If you meant another word you’ll have to be more specific with your language policing next time.

          1. zero says:

            Red state citizens tend to be a reasonably balanced population. Red state politicians are so unbalanced as to be unhinged. The result is an area full of nice enough people under the rule of oppressive laws. For someone who isn’t white, christian and conservative, why take the risk? Better to move somewhere that welcomes diversity and actually invests in things like infrastructure and education.

  2. Anon says:

    Why do all the Indian restaurants crowd together on one street, and is this connected in some way?

  3. Hap says:

    There are probably at least some people who would like to move somewhere else, for family reasons, economics (most of those other states are a lot cheaper to live in), politics/culture, or something else. Having places where some of those people could work and where good ideas could be more efficiently harvested would help. (It also seems strange for industries who seem to believe that their work can be done by people in faraway places with little management control or idea of qualifications to believe that only a few people in mystical places can make their businesses successful – Jose’s comments about outsourcing and architecture come to mind).

    One of the problems noted before in looking at pedigree for labor is the facility in separating wheat from chaff. The more work you have to do to find good ideas and to ignore bad ones, the less time and work you have to make the ideas work, and if there are fewer (though not zero) people producing good enough ideas to work, then the value of your time there is likely to be lower, and people are likely to look elsewhere instead. (This assumes that the batting average of people from those mystical places is higher, and that a power law isn’t in effect, where one really good idea from someplace you don’t expect can outweigh everything else you have).

  4. CMCguy says:

    While there certainly may be legitimate rationale as you describe for the concentration of biopharma but just like with grad schools there is a significant contribution of Big Nameism prejudices that carry with it nepotism and elitist attitudes that directly discourages wider distribution. Concentration may indeed be beneficial to a degree but can promote humongous mindsets that dull innovations whereas having a few more isolated individualist organizations could spawn more originality even though will have greater struggles to implement well because less experience association not as readily available. The view of acceptability between 1st tiers and 2nd tiers is huge anyway and so when you get down to 3rd tier the amount of effort required to garner attention is an overwhelming barrier to all but the most promising or persistent. It analogous to MLB with have and have-not teams where there is not a level playing field yet occasionally circumstances will align for one of the less extra funded teams can reach or even win the World Series.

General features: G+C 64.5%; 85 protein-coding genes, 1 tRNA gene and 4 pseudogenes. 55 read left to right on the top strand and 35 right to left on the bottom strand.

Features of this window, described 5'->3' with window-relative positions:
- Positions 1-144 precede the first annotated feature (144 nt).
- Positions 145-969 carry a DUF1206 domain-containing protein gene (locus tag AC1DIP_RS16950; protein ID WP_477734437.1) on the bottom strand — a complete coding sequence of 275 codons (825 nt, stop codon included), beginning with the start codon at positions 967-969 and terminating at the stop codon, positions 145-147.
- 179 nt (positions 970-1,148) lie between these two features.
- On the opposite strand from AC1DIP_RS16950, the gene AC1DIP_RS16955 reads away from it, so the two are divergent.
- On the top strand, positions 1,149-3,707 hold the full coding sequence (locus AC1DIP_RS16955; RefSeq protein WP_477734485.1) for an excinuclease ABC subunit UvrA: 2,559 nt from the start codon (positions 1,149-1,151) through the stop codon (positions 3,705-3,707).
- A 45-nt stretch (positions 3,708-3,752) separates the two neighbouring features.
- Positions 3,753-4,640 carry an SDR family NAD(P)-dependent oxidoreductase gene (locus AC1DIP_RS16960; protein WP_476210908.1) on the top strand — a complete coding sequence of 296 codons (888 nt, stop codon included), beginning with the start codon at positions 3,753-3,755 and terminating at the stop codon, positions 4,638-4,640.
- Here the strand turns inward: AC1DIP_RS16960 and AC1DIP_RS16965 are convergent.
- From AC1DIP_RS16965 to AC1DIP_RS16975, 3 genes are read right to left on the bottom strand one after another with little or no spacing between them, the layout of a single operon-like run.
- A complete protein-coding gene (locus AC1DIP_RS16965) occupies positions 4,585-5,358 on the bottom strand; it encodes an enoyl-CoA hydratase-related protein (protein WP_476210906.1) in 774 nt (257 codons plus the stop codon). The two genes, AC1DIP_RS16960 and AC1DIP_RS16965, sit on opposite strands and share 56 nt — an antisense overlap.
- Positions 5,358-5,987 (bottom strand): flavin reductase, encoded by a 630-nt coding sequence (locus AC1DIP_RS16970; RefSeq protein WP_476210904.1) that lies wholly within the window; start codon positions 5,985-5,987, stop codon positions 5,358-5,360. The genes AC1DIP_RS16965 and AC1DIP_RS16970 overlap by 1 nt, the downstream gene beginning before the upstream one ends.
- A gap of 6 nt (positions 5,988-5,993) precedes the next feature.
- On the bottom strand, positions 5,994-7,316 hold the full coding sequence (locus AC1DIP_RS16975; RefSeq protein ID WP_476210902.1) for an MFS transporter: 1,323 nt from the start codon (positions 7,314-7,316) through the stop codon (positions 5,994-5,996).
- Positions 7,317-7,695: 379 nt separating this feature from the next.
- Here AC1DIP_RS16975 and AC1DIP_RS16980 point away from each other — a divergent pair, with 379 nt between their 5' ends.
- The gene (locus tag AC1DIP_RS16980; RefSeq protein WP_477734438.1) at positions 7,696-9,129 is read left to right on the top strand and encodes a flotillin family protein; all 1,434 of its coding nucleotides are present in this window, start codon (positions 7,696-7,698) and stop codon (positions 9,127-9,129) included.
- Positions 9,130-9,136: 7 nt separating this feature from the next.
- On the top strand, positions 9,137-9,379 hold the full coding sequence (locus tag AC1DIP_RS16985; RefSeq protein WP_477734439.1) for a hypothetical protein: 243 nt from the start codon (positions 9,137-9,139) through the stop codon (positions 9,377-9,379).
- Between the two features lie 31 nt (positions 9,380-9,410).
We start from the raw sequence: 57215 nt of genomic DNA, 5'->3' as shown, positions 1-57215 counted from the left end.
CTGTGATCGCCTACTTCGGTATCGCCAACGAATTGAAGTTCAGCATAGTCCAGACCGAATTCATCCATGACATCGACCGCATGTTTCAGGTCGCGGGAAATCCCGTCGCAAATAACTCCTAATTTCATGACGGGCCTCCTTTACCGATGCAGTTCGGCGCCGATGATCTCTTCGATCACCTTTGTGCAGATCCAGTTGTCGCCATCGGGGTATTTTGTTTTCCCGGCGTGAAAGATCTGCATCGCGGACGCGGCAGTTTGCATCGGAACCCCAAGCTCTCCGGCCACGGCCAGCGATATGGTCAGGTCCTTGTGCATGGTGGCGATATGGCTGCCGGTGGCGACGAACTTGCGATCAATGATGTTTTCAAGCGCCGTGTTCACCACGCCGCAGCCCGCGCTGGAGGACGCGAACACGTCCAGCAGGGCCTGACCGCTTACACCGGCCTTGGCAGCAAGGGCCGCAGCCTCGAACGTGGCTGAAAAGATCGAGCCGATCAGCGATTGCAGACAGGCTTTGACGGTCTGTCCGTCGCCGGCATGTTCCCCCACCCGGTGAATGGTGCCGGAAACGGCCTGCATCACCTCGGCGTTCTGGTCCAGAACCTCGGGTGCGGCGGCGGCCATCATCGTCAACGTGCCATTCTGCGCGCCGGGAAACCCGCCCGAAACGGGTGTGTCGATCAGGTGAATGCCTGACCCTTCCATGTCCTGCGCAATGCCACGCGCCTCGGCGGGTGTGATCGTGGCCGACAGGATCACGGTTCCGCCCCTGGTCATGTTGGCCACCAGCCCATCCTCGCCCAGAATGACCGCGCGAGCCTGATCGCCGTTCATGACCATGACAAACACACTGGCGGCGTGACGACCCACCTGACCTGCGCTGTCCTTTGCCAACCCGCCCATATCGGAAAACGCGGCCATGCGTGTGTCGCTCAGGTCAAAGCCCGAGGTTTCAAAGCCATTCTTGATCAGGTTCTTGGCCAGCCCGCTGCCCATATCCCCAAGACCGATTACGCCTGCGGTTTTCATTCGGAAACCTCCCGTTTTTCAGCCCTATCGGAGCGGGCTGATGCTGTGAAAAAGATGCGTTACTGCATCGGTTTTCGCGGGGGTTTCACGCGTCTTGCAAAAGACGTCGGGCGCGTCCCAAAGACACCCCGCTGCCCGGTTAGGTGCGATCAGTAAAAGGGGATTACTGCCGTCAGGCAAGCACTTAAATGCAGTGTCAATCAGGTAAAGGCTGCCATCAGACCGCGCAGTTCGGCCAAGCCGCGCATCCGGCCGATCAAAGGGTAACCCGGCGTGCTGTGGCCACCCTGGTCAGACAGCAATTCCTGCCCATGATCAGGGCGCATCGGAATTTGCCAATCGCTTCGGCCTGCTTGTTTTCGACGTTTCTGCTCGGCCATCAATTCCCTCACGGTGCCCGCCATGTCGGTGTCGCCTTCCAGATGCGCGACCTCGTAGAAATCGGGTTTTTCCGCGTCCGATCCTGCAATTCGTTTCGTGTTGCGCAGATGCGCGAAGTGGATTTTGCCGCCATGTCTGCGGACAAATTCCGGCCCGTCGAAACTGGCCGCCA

5. Isodore says:

    This operates even within a small state like Massachusetts. Worcester, for example, is only 40 miles from Boston, it has a world-class medical university plus a dozen colleges and it is cheaper to live around Worcester than around Cambridge/Boston. Yet, in spite of the city’s and the state’s efforts to attract smaller biotech companies by giving incentives and establishing a Biotech Research Park across the street from UMass Medical School, only Abbvie (formerly Abbot and before that BASF Bioreserach) has moved and has remained there (for three plus decades).
    Surely access to managerial talent or scientific and technical expertise or venture capital should be readily available given how close Worcester is to Boston. But there’s something of a mystique in having a Cambridge or Boston address that appeals to people. However, there’s also the active environment with a constant stream of lectures, seminars, etc. not only at the universities but also at other venues by the many local professional organizations, which is very hard to reproduce and which is very attractive.

    1. Joe Q. says:

      I think this is a good point — intellectual people typically want to live and work where there is intellectual energy “in the air”, and it takes a certain critical mass of activity to reach this level.